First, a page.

The Burnt Orange Heresy
A First Half With Truly Fascinating Questions on Art is Imbalanced With a Turn into a Thriller
The value of art is something that has been explored since the creation of painting as far back as the first cave drawings. Film has tried to explore how and why we value art since its first inception as well, from Buñuel and Dali’s L’Age d’Or (1930) to Fellini’s La Dolce Vita (1960), and up until today with The Square (2017) and Velvet Buzzsaw (2019). This is a subject so deeply philosophical and subjective that there could be infinite perspectives and takes on it. Thus, The Burnt Orange Heresy (2019) is yet another welcome exploration into the art world, and surprisingly not a film about a certain political figure.
The Burnt Orange Heresy is the story of an art critic James Figueras (Claes Bang), who is invited along with his recent fling Berenice (Elizabeth Debicki) to a wealthy art collector’s home in Italy. This art collector, Joseph Cassidy (Mick Jagger, yes that Mick Jagger), is harboring veteran artist, Jerome Debney (Donald Sutherland), who is incredibly recluse, and due to a series of fires at his studios none of his art has ever been seen by other human beings. Thus, Cassidy employs Figueras to try and see Debney’s art and try and get a painting from him.
The Burnt Orange Heresy is the first film from director Giusseppe Capotondi in nearly ten years, and yet it seems to be infused with an incredible amount of energy. The first half of the film is certainly the best with the discussions and arguments about art being brought to the fold, of how we viewers assign value to specific pieces due to their context and authorship and not their individual merit. This brings about a curious discussion of the true value that art critics have. Critics allow people to see pieces with a further context and an expert eye, but if such an effort is needed in order to appreciate a painting, is it truly an effective piece? These are the questions brought forth and discussed during the beginning of the film, and which grasp viewers due to their truly intriguing nature. One really doesn’t have to focus much on the narrative itself, which is littered with great performances and line deliveries from the entire cast.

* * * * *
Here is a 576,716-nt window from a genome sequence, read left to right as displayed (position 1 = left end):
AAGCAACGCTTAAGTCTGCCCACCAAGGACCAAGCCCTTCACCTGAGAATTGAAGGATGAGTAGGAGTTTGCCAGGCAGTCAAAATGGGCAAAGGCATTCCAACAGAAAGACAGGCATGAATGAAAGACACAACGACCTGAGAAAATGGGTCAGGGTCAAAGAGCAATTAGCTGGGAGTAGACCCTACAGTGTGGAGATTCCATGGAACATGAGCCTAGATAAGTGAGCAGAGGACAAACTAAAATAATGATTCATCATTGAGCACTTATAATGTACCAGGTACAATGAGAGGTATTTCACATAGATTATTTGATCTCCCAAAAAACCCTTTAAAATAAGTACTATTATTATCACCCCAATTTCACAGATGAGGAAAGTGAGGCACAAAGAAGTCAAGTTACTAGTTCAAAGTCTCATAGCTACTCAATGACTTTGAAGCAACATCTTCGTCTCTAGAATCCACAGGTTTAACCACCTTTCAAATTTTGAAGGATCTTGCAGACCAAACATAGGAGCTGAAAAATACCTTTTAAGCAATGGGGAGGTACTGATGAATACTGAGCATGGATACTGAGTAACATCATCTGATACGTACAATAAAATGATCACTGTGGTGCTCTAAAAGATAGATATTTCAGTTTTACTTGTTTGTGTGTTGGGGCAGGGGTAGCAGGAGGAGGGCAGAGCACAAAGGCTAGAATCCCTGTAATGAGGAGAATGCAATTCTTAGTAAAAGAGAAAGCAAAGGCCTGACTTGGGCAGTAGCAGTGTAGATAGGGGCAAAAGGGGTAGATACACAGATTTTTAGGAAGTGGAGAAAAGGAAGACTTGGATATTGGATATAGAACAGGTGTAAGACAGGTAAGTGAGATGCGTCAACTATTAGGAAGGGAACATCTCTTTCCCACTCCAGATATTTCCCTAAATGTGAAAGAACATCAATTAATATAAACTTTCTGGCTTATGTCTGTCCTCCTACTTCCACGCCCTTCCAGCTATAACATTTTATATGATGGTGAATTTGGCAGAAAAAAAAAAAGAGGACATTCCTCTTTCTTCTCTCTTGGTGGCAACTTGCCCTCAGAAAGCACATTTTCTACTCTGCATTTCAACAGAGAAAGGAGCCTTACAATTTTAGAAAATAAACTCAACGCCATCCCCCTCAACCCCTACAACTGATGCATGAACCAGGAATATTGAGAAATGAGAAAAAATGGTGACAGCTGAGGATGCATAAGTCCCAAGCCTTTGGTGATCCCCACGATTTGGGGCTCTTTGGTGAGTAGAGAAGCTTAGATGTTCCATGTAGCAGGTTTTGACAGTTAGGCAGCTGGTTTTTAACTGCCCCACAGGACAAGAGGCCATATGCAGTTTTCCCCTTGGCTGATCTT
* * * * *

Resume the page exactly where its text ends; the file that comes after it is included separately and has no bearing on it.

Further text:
However, it is in the second half that this delicate bubble of such philosophical questions is slightly burst. Capotondi swerves the narrative very abruptly into a thriller that contrasts violently with what had been shown up to that point. This change need not have been so disturbing to viewers, but Capotondi doesn’t take the time to set up character frustrations or plant the seeds for a possible outburst. This makes for the rhythm change to be rather incongruous with the rest of the narrative and rather uninteresting as well, since we haven’t really grown to understand our characters’ perspectives enough. While Figueras is the supposed protagonist of the film, I was much more interested in the vague and mysterious past of Berenice, so efficiently performed by Debicki. It is in the mystery of her character that perhaps an unwarranted reflex could have kicked in to explicate the morphing into a thriller; alas Capotondi chooses to have Berenice only as a side-character and focuses on the much less interesting Figueras.
In the end, The Burnt Orange Heresy is a rather fascinating watch for its first half reflections and questions that it brings up. The second half thriller isn’t as involving and seems to come out of nowhere providing some answers that needn’t have been given to viewers. I found the greatest enjoyment to be in the open-ended questions the film left, having their pondering amongst viewers be the greatest reward of the film. Certainly, one could keep writing and dissecting the different concerns that The Burnt Orange Heresy brings up, but that would prove to be a much larger essay and stray from the actual qualifications of the film and into the abstract world of art in general.